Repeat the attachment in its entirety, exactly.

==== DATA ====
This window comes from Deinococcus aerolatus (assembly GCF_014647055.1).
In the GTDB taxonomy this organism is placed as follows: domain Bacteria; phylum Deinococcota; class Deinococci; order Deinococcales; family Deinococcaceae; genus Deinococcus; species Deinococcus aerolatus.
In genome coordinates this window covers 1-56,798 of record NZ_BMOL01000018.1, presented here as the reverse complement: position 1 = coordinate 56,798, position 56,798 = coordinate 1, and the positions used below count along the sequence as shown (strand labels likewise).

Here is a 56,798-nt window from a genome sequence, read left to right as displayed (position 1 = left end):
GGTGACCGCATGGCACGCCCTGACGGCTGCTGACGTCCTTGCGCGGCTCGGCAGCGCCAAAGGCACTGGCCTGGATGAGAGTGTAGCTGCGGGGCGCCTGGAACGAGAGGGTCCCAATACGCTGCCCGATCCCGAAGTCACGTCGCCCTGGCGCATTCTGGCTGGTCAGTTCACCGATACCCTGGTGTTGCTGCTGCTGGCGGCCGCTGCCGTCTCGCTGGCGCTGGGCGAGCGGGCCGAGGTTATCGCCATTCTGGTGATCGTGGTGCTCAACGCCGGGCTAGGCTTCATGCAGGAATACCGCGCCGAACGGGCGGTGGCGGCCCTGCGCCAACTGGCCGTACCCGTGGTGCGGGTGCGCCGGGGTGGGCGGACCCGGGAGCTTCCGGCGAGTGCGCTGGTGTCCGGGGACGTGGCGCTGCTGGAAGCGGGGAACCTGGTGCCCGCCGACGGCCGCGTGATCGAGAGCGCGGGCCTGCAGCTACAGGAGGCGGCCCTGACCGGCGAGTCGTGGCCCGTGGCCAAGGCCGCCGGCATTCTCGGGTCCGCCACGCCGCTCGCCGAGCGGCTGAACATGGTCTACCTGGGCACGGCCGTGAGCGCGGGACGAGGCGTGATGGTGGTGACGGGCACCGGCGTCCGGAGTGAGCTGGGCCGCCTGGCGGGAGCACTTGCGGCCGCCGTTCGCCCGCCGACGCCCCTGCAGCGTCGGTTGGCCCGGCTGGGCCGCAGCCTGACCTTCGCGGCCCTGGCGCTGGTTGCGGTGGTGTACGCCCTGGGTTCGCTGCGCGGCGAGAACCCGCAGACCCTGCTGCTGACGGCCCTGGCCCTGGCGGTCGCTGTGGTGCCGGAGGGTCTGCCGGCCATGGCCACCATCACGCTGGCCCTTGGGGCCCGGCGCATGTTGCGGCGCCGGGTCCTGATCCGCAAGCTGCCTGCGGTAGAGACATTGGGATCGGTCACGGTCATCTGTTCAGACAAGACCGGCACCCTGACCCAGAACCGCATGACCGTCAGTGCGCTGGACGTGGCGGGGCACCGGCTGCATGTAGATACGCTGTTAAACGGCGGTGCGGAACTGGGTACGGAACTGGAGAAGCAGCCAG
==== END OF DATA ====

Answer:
This window comes from Deinococcus aerolatus (assembly GCF_014647055.1).
In the GTDB taxonomy this organism is placed as follows: domain Bacteria; phylum Deinococcota; class Deinococci; order Deinococcales; family Deinococcaceae; genus Deinococcus; species Deinococcus aerolatus.
In genome coordinates this window covers 1-56,798 of record NZ_BMOL01000018.1, presented here as the reverse complement: position 1 = coordinate 56,798, position 56,798 = coordinate 1, and the positions used below count along the sequence as shown (strand labels likewise).

Here is a 56,798-nt window from a genome sequence, read left to right as displayed (position 1 = left end):
GGTGACCGCATGGCACGCCCTGACGGCTGCTGACGTCCTTGCGCGGCTCGGCAGCGCCAAAGGCACTGGCCTGGATGAGAGTGTAGCTGCGGGGCGCCTGGAACGAGAGGGTCCCAATACGCTGCCCGATCCCGAAGTCACGTCGCCCTGGCGCATTCTGGCTGGTCAGTTCACCGATACCCTGGTGTTGCTGCTGCTGGCGGCCGCTGCCGTCTCGCTGGCGCTGGGCGAGCGGGCCGAGGTTATCGCCATTCTGGTGATCGTGGTGCTCAACGCCGGGCTAGGCTTCATGCAGGAATACCGCGCCGAACGGGCGGTGGCGGCCCTGCGCCAACTGGCCGTACCCGTGGTGCGGGTGCGCCGGGGTGGGCGGACCCGGGAGCTTCCGGCGAGTGCGCTGGTGTCCGGGGACGTGGCGCTGCTGGAAGCGGGGAACCTGGTGCCCGCCGACGGCCGCGTGATCGAGAGCGCGGGCCTGCAGCTACAGGAGGCGGCCCTGACCGGCGAGTCGTGGCCCGTGGCCAAGGCCGCCGGCATTCTCGGGTCCGCCACGCCGCTCGCCGAGCGGCTGAACATGGTCTACCTGGGCACGGCCGTGAGCGCGGGACGAGGCGTGATGGTGGTGACGGGCACCGGCGTCCGGAGTGAGCTGGGCCGCCTGGCGGGAGCACTTGCGGCCGCCGTTCGCCCGCCGACGCCCCTGCAGCGTCGGTTGGCCCGGCTGGGCCGCAGCCTGACCTTCGCGGCCCTGGCGCTGGTTGCGGTGGTGTACGCCCTGGGTTCGCTGCGCGGCGAGAACCCGCAGACCCTGCTGCTGACGGCCCTGGCCCTGGCGGTCGCTGTGGTGCCGGAGGGTCTGCCGGCCATGGCCACCATCACGCTGGCCCTTGGGGCCCGGCGCATGTTGCGGCGCCGGGTCCTGATCCGCAAGCTGCCTGCGGTAGAGACATTGGGATCGGTCACGGTCATCTGTTCAGACAAGACCGGCACCCTGACCCAGAACCGCATGACCGTCAGTGCGCTGGACGTGGCGGGGCACCGGCTGCATGTAGATACGCTGTTAAACGGCGGTGCGGAACTGGGTACGGAACTGGAGAAGCAGCCAG